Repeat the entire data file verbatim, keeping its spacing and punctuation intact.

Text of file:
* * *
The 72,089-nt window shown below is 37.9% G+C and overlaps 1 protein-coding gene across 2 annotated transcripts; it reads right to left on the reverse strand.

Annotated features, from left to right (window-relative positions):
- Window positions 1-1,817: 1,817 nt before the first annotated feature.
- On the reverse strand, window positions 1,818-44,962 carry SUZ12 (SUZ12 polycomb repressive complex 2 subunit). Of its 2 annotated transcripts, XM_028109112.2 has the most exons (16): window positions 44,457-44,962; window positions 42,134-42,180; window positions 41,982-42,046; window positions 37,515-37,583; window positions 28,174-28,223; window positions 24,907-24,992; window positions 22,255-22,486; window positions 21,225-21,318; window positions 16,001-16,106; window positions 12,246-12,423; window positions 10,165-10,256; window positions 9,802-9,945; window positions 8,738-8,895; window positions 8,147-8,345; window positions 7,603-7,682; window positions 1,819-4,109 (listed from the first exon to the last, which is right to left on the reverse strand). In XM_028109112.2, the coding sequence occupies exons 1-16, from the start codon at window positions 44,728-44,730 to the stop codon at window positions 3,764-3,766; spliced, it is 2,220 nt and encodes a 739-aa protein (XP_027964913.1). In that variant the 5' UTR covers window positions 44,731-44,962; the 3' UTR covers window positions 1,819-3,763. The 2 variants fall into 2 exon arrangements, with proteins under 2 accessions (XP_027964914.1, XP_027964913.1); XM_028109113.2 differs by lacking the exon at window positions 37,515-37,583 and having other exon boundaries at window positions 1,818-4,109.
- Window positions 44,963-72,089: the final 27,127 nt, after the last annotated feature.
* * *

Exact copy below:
The 72,089-nt window shown below is 37.9% G+C and overlaps 1 protein-coding gene across 2 annotated transcripts; it reads right to left on the reverse strand.

Annotated features, from left to right (window-relative positions):
- Window positions 1-1,817: 1,817 nt before the first annotated feature.
- On the reverse strand, window positions 1,818-44,962 carry SUZ12 (SUZ12 polycomb repressive complex 2 subunit). Of its 2 annotated transcripts, XM_028109112.2 has the most exons (16): window positions 44,457-44,962; window positions 42,134-42,180; window positions 41,982-42,046; window positions 37,515-37,583; window positions 28,174-28,223; window positions 24,907-24,992; window positions 22,255-22,486; window positions 21,225-21,318; window positions 16,001-16,106; window positions 12,246-12,423; window positions 10,165-10,256; window positions 9,802-9,945; window positions 8,738-8,895; window positions 8,147-8,345; window positions 7,603-7,682; window positions 1,819-4,109 (listed from the first exon to the last, which is right to left on the reverse strand). In XM_028109112.2, the coding sequence occupies exons 1-16, from the start codon at window positions 44,728-44,730 to the stop codon at window positions 3,764-3,766; spliced, it is 2,220 nt and encodes a 739-aa protein (XP_027964913.1). In that variant the 5' UTR covers window positions 44,731-44,962; the 3' UTR covers window positions 1,819-3,763. The 2 variants fall into 2 exon arrangements, with proteins under 2 accessions (XP_027964914.1, XP_027964913.1); XM_028109113.2 differs by lacking the exon at window positions 37,515-37,583 and having other exon boundaries at window positions 1,818-4,109.
- Window positions 44,963-72,089: the final 27,127 nt, after the last annotated feature.